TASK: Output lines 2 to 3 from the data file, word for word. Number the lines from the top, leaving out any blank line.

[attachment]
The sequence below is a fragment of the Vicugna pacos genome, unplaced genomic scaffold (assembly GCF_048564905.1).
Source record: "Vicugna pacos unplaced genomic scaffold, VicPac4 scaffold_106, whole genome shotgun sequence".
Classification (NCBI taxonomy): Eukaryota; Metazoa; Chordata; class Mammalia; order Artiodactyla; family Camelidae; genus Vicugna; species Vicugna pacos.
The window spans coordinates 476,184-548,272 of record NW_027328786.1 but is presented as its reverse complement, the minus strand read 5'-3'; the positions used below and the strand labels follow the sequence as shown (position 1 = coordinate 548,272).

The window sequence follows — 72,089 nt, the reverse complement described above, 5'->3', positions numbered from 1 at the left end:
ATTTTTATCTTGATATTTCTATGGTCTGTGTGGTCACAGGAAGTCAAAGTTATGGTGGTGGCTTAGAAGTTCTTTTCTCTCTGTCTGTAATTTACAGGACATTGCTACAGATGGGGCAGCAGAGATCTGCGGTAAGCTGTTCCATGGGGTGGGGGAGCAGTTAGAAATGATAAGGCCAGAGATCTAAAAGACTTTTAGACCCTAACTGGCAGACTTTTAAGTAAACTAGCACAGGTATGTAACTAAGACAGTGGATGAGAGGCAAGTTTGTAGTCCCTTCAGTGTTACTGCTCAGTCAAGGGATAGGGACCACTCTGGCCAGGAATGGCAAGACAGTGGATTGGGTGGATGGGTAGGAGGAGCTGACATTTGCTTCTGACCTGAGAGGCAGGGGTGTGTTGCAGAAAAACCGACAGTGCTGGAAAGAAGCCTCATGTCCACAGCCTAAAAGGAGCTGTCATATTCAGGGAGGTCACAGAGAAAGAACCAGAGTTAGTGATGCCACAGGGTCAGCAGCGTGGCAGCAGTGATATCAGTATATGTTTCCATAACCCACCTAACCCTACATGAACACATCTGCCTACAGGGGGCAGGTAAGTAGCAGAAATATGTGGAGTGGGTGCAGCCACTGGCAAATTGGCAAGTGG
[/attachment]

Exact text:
Source record: "Vicugna pacos unplaced genomic scaffold, VicPac4 scaffold_106, whole genome shotgun sequence".
Classification (NCBI taxonomy): Eukaryota; Metazoa; Chordata; class Mammalia; order Artiodactyla; family Camelidae; genus Vicugna; species Vicugna pacos.